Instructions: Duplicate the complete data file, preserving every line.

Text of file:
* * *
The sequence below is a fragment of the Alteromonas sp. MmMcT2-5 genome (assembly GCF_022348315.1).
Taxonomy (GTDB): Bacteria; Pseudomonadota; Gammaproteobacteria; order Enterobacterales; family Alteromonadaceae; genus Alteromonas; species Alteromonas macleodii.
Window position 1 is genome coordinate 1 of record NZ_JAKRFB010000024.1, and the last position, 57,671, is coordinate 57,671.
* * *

The sequence below is a fragment of the Alteromonas sp. MmMcT2-5 genome (assembly GCF_022348315.1).
Taxonomy (GTDB): Bacteria; Pseudomonadota; Gammaproteobacteria; order Enterobacterales; family Alteromonadaceae; genus Alteromonas; species Alteromonas macleodii.
Window position 1 is genome coordinate 1 of record NZ_JAKRFB010000024.1, and the last position, 57,671, is coordinate 57,671.